It definitely feels a bit like DisneyLand when you enter Machu Picchu, and was a little commercial for our usual taste but hey, it’s Machu Picchu. It’s considered to be one of the modern “Seven Wonders of the World” for a reason- it’s amazing.
There is a bag check and a turnstile. You are not allowed in with a bag the guards deem too large. For whatever reason they thought my REI 18 FlashPack was a passable size and let us through with it. There are no bathrooms once you enter Machu Picchu and Huayna Picchu, so best to take advantage before you proceed past the turnstile.
We started our trek up Huayna Picchu shortly after we entered the ancient city. The hike to the peak of Huayna Picchu is about 1.2 miles and has an altitude gain of about 1,000 vertical feet. The hike could be scary if you are afraid of heights or have vertigo. The trail hugs very steep, sheer cliff faces, dropping tens of thousands of feet without any guardrails, and can be crowded at times
I have to admit I almost fell off the side of the mountain while Ari was setting up for the shot below, by placing my hand behind me with the intention of leaning on it, but with nothing to lean it on, I almost slipped silently off the edge , falling thousands of feet. It could happen easily.
The view along the hike, and of course, from the top, are incredible…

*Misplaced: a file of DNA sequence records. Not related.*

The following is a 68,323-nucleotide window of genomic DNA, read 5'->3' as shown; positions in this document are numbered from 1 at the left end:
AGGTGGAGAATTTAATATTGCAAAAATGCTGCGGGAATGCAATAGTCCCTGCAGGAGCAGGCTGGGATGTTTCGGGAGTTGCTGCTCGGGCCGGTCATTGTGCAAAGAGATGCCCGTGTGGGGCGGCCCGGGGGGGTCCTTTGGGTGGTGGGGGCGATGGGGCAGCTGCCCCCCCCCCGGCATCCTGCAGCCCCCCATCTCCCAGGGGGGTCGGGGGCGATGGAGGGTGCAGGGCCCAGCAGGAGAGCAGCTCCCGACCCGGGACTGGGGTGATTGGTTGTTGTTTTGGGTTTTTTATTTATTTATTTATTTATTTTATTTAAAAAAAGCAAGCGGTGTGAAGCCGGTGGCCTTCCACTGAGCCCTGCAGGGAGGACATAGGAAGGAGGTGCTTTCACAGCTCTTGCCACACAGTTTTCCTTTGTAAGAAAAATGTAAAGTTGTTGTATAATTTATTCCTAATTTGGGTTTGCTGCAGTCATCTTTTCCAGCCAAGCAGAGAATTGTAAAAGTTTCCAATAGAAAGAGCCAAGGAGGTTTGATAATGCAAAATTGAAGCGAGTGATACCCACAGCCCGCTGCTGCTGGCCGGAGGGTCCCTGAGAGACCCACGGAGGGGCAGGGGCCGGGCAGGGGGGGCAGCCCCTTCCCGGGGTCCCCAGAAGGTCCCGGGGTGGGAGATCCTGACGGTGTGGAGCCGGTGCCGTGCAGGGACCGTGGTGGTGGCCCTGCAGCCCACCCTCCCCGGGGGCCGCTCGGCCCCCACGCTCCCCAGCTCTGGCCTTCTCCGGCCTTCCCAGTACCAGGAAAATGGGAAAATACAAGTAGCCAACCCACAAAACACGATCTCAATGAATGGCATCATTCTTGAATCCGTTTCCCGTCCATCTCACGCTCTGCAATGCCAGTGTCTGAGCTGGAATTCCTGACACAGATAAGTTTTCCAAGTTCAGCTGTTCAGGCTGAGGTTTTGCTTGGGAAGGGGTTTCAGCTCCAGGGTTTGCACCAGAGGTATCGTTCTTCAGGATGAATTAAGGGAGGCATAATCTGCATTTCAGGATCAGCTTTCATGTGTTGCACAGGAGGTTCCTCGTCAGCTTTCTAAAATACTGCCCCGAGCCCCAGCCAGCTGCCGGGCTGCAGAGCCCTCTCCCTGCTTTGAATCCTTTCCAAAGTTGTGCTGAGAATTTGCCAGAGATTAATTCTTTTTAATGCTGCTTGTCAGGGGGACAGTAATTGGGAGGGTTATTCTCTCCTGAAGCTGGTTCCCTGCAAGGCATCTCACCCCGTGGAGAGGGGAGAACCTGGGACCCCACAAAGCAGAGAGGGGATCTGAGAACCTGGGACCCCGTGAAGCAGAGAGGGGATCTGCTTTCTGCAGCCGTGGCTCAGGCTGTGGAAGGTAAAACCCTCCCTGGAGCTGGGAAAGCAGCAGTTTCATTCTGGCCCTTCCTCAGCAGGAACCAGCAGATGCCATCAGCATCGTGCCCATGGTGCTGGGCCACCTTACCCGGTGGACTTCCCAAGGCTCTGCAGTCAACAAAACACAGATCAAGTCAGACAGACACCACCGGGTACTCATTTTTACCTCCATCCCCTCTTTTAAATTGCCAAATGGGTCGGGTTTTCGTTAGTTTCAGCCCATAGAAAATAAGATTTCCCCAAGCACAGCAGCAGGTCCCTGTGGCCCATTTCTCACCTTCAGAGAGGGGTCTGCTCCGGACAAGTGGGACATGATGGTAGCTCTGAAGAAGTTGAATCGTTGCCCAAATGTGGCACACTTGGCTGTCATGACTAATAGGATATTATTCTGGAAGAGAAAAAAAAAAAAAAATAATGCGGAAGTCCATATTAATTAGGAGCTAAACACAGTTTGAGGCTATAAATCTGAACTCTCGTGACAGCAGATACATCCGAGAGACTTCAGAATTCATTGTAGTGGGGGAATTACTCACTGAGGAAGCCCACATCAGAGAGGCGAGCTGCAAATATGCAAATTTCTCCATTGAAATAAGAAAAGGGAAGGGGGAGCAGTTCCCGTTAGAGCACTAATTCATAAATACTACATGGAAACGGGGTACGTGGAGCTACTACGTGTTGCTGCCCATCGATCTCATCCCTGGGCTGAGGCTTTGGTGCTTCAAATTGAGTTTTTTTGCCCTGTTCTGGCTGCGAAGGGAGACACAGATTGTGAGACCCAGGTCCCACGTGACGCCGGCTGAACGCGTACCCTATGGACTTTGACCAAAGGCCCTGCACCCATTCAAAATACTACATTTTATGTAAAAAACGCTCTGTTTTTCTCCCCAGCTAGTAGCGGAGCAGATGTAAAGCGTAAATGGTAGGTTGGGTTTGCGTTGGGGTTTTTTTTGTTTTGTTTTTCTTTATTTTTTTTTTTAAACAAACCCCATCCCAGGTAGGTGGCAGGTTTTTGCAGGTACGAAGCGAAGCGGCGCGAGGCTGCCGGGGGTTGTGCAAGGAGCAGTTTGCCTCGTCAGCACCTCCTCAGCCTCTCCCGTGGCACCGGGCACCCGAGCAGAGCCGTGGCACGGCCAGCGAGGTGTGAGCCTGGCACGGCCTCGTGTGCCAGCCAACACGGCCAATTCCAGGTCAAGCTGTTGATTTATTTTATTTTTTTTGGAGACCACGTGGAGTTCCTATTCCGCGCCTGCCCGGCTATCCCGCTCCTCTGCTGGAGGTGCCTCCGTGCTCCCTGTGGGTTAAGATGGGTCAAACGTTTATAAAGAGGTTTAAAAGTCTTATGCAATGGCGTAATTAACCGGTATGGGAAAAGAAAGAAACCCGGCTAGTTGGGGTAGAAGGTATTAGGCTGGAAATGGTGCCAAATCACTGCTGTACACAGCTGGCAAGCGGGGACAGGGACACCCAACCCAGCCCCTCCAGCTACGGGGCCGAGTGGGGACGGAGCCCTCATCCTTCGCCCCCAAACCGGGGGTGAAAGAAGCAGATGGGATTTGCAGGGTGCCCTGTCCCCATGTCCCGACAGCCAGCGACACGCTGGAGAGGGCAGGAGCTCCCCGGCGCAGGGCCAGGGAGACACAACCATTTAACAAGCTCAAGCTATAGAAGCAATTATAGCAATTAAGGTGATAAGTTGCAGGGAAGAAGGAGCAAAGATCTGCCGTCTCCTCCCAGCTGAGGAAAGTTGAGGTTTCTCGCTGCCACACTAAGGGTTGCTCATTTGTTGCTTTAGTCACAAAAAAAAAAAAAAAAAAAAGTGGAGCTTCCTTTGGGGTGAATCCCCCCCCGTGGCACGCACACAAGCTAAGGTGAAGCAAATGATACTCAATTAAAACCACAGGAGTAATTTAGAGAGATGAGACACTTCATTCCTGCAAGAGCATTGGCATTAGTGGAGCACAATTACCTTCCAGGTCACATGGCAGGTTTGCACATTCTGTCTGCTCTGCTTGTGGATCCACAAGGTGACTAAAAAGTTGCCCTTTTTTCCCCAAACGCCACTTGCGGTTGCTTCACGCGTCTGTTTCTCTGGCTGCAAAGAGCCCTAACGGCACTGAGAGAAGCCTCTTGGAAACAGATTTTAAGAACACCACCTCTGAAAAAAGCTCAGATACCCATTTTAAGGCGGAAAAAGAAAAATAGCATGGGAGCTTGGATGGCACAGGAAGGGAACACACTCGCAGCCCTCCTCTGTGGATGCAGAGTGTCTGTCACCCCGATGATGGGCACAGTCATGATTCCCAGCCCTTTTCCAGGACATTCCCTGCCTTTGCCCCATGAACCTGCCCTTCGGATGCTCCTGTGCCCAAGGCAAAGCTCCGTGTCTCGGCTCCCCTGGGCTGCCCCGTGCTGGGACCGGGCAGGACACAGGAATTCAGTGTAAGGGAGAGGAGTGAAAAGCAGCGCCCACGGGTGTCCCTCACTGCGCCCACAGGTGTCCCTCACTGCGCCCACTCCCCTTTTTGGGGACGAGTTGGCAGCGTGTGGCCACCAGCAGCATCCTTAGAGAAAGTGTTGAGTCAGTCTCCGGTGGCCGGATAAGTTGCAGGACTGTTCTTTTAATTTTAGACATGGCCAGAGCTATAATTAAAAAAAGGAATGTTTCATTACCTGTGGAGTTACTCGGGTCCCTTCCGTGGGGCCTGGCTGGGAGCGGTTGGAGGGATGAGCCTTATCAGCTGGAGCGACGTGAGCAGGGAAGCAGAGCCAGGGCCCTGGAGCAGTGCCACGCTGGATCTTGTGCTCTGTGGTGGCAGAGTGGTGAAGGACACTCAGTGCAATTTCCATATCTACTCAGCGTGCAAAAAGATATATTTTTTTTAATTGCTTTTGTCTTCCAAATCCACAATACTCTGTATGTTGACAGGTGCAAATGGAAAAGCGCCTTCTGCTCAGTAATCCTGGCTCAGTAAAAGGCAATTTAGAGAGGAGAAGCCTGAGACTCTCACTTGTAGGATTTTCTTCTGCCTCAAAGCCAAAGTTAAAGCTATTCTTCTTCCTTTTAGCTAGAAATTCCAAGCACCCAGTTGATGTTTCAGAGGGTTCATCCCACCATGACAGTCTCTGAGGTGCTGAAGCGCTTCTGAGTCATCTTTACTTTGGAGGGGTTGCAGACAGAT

I think a lot of people are just satisfied when they reach the top, and the fact that they’ve “made it”, they wrongly assume that’s all that Apu Huayna Picchu has to offer. They take some awesome photographs from the bird’s eye view of Machu Picchu, and begin their descent. Ari and I almost made this same mistake. I thought I did all of my research before we left for Peru, so I can’t believe I didn’t even know about the incredible secret that Huayna Picchu holds that we just so happen to stumble upon next..
By this point in the trip, we became adept at identifying shamans of the highlands. It was pretty easy to do; we were told that they wear the very brightly colored chullos or beanies with pom poms, sometimes beaded, and often wore them with matching brightly colored ponchos:
As we were about to begin our descent with the rest of the tourists now clustered at the top, Ari happened to notice one of these brightly colored hats disappearing over the other side of the mountain where we didn’t even know a trail existed. Ari quickly got my attention and told me to follow. We saw where the shaman and a group were going and proceeded to the sacred and mysterious Moon Temple (http://www.bbc.com/travel/feature/20110720-what-most-people-miss-at-machu-picchu ) where they began a San Pedro ceremony.
We sat and meditated while the group began burning Palo Santo and chanting beautiful songs. They asked us if we were interested in joining them and we happily agreed. San Pedro is a very nice medicine.
They then took us to another, smaller cave, which was very dark and had 7 posts with monolithic stones prominently positioned along the walls. We were instructed to quietly enter the cave, one at a time, and touch the third eye area of our foreheads to each of the 7 rocks, which all came to about heads height. They each felt different, but smooth and weathered by the millions of foreheads that have intentionally touched these rocks for thousands of years before.
I highly recommend hiking Huayna Picchu if you do go to Machu Picchu, and making it a point to find the Templo de la Luna. I honestly assumed that the Machu Picchu portion of the trip wouldn’t really reveal many surprises or mystery, because of what a highly destined tourist attraction it is. I was totally wrong. It was more magical than I had ever dreamed it would be.